By “retaining” a lawyer, you are establishing an attorney-client relationship with that lawyer. There are several different methods for retaining a lawyer, but typically it will require an up-front payment or fee. That fee is commonly referred to as a “retainer,” and is given to the lawyer in return for legal representation.
Different Types Of Retainer Agreements
There are three common forms of retainers:
- A general retainer contracts the attorney for a specific period instead of a specific project. During this time, the client can expect the lawyer to be available for discussion or questions about legal matters, or sometimes to guarantee priority attention.
- A retaining fee is a single deposit or lump sum fee the client pays in advance and is usually placed in a dedicated trust account. The lawyer performs their work and withdraws against the balance of the trust account in return for the work performed. Retaining fees generally are not expected to cover the total cost of representation, and the lawyer must refund the client any excess funds in the trust once the retainer agreement ends.
- A special retainer is a flat payment made to take on a specific case or project. Special retainers are sometimes used for criminal cases or the drafting of a will, but some states prohibit special retainers since the attorney cannot be discharged for the duration of the case or project.
Common Terms Of Attorney Retainer Agreements
Retainers are established by entering into a retainer agreement – a formal document that details the obligations, terms and expectations of the attorney-client relationship, and may specify retainer fees, contact rules or methods, or basic expectations. Retainer agreements often vary in length and content depending on the terms of the retainer. However, there are essential parts of a retainer agreement which you can typically expect, regardless of jurisdiction or type of case.
Scope And Nature Of The Work
What kind of work is the client expecting the lawyer to do on their behalf? What type of case will the lawyer be representing the client in? In some instances, retainer agreements can also specify actions or behavior the lawyer will not engage in.
The retainer fee is the amount charged to the client. The agreement must show the basis of the fee in detail. When appropriate, specific examples can be written down. For example, this includes flat fees for certain cases or projects.
Usually, a client will be expected to cover some basic expenses such as filing-related expenses or travel costs. There are also costs that a client will have to pay no matter if the case goes their way or not. Retainer agreements should specify these costs.
Other terms of a retainer agreement may include:
- Means for fee arbitration, in case of a dispute
- Expectations for client cooperation and communication
- Right for the attorney to withdraw
- Right for the client to terminate
- Whether any associates, paralegals or contract lawyers will be needed and their expenses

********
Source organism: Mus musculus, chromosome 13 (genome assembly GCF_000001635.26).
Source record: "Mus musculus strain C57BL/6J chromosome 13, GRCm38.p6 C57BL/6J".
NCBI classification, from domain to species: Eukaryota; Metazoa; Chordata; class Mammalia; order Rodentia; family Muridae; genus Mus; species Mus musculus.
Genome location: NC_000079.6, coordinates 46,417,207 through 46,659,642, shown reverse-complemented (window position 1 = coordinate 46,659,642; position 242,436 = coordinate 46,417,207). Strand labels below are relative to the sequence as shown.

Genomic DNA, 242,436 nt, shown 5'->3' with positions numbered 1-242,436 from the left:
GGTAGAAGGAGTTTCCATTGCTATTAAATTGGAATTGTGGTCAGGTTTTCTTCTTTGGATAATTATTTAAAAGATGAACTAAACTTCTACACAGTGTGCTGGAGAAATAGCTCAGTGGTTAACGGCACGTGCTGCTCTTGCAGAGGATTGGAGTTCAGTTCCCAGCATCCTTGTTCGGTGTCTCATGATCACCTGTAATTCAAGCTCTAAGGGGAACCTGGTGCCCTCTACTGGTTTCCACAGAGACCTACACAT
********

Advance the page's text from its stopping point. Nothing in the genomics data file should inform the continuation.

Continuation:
- No guarantee of the result
- Conflict checks
When Is It A Good Idea To Retain A Lawyer?
Anybody seeking legal representation should have at least some form of retainer agreement in writing with their lawyer. However, many situations benefit from detailed retainer agreements, including:
- Criminal cases
- Civil cases
- Divorce, custody or family cases
- Personal injury or negligence cases
- Business or freelance cases
- Drafting contracts
Essentially, you should consider a retainer when you need access to a lawyer or need them available to you. Having a retainer agreement guarantees you availability and access to your ideal representation of choice. They can also be a useful tool for budgeting your legal expenses, allowing you to estimate short-term and long-term costs based on the duration and terms of the agreement.
However, retainer agreements also carry the risk that you will pay for unused services. If you enter into a retainer agreement that makes a lawyer available to you for a couple of months, but then never use the lawyer’s services for the duration of the contract, you will still be obligated to pay any agreed-upon retaining fees. Be sure the retainer agreement you are considering adequately fits your need for legal services.
Reach Out To Parnall & Adams Today
As a prior federal prosecutor and a career civil litigator, the team at Parnall & Adams Law understands that each case is unique and each client is an individual. To provide the best representation, we must know you and you must trust us. Open communication and trust are the foundation of attorney-client relationships. A free consultation will give you the opportunity to make your decision based on trust and character.
Parnall & Adams is ready to fight for your case. We stand by each of our clients from the minute they contact us until their cases are fully resolved. If you would like to receive a free consultation, please fill out the form on our Request a Consultation page and one of our personal injury attorneys will provide legal counsel as soon as possible.